It’s even more challenging to turn into large-format pieces than commercial clay. The structure has to be thrown carefully — Motyl makes her large pots in stacked sections. “A big pot will always tell on you,” exposing any weakness in the potter’s abilities, Wells Rolland says — and that’s especially true when the artist is working with unpredictable wild clay.
The success of Motyl’s piece reflects her skill — but it’s also a product of serendipity. “That pot received an incredible blessing in the firing,” Wells Rolland says. When pockets of low oxygen in the kiln encountered minerals in the wild clay, the colors deepened, changed, bloomed rusty red in just the right spot and just the right way to accentuate the form of the vessel. Motyl uses slip — a loose, pudding-like mixture of clay and water — to create surface texture on much of her work, and she eschews commercial glazes on her pieces made from wild clay. Instead, she lets the composition of the clay itself come through. The high iron content of one batch led to an almost melted effect when the pots came out of the kiln.
It wasn’t what Motyl expected, but she accepts it as an expression of the landscapes where she digs her clay and makes her work, almost like the concept of terroir in winemaking. Like a Bordeaux or Burgundy, Motyl’s pots couldn’t come from anywhere else. She eagerly takes on commissions from collectors who want ceramic pieces made from clay dug on their own land, as a way of celebrating a beloved place. The forms of her pieces tend toward the minimal and the modern, allowing the material itself to speak.
As with many things that read as simple and authentic, though, there’s vast craft at work. Motyl’s family encouraged her to pursue her interest in art from an early age, but she prepared herself to make a living as a teacher with degrees in education. After an early focus on metalsmithing in her own work, she pursued a series of apprenticeships in the ceramic arts when she realized that she responded more strongly to pottery.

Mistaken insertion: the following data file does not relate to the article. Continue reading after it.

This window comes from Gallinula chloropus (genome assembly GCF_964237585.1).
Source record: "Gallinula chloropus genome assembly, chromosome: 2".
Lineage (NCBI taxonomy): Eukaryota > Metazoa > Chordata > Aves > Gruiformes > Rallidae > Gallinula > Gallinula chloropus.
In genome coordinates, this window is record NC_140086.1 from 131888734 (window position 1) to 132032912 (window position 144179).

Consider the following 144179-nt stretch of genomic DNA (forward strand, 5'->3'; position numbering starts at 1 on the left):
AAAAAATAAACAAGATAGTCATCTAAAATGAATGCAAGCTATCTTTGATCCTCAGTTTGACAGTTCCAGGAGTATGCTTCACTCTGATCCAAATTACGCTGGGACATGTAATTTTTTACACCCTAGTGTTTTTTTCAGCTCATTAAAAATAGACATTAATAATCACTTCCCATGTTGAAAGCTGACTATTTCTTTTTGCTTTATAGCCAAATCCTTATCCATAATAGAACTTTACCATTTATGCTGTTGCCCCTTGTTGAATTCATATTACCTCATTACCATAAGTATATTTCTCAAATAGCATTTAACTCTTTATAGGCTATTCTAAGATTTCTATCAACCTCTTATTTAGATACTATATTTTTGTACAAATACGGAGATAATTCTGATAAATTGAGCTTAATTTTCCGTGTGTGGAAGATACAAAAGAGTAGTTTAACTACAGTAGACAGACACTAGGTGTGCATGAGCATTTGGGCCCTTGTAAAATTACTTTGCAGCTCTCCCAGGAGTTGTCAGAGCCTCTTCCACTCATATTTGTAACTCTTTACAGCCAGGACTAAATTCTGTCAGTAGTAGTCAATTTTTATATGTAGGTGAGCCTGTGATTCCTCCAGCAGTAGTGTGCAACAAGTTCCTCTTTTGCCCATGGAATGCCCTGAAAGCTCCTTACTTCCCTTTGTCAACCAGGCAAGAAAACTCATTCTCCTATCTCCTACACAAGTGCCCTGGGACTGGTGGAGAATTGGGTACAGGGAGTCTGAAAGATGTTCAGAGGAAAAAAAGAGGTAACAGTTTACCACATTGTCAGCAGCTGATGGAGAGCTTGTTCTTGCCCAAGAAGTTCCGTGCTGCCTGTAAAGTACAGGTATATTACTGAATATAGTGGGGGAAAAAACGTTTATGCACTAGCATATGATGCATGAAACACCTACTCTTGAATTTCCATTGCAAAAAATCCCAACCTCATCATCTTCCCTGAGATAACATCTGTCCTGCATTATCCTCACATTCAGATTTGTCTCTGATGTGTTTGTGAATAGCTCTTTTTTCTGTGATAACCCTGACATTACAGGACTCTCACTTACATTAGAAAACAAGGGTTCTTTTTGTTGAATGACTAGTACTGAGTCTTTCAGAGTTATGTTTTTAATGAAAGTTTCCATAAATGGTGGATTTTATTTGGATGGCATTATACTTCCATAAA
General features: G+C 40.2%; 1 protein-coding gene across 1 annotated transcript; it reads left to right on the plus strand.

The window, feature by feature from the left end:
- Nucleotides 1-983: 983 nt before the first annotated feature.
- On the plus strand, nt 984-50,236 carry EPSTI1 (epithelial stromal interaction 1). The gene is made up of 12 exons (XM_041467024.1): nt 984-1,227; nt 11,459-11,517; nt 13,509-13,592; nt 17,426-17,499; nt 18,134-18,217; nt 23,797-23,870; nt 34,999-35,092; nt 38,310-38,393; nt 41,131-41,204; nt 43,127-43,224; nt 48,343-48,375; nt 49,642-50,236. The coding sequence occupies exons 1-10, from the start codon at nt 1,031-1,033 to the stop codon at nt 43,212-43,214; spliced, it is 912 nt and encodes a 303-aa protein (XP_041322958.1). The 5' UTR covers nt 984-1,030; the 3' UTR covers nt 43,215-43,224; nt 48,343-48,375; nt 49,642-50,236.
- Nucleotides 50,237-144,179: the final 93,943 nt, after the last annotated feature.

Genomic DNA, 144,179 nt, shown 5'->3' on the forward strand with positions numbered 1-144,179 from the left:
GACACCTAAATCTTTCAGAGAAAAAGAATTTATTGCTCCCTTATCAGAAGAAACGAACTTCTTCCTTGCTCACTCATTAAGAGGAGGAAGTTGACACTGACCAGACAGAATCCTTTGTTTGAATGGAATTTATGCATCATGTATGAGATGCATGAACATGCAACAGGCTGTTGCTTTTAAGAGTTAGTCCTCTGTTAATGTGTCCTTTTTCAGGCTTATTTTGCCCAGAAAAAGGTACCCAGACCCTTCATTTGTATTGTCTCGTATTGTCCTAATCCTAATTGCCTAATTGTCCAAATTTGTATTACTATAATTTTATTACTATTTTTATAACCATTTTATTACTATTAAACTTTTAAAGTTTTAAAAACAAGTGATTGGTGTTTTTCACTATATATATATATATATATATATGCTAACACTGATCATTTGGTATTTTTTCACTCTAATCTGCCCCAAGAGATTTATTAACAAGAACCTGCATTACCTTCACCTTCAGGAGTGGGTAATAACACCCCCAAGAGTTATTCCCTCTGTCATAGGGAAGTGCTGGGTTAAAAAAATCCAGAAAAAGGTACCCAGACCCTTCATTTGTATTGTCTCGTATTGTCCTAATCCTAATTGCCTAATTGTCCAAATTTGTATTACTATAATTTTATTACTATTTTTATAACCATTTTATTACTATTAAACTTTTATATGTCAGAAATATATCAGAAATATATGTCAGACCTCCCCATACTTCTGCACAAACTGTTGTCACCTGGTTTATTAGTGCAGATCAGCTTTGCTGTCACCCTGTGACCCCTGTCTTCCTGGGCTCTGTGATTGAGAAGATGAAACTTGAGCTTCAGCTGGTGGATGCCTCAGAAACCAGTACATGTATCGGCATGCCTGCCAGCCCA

“It’s such a ubiquitous art that has always existed for humans,” says Motyl, who has also studied archaeology. “All cultures have developed it independently, and most of us still use some form of it every day. The emotional reaction to handmade pottery is so powerful, and that’s even more profound when you’re working with wild clay.”
There’s something magical in working with wild clay.
Motyl is now working on a textbook about wild clay, and she’ll be leading an online class on the topic in February. While a handful of North Carolina suppliers, including STARworks Ceramics in Montgomery County, offer wild-sourced clay for sale, Motyl encourages students to dig their own.
As she fills her purple pillowcase with clumps of earth, she puts her shovel down for a moment to rest and look at her haul, to imagine what it might become. “There’s something magical in working with wild clay,” she says, “in being the person who takes it from the ground to the finish line.”
Related: 2020 Made in NC Awards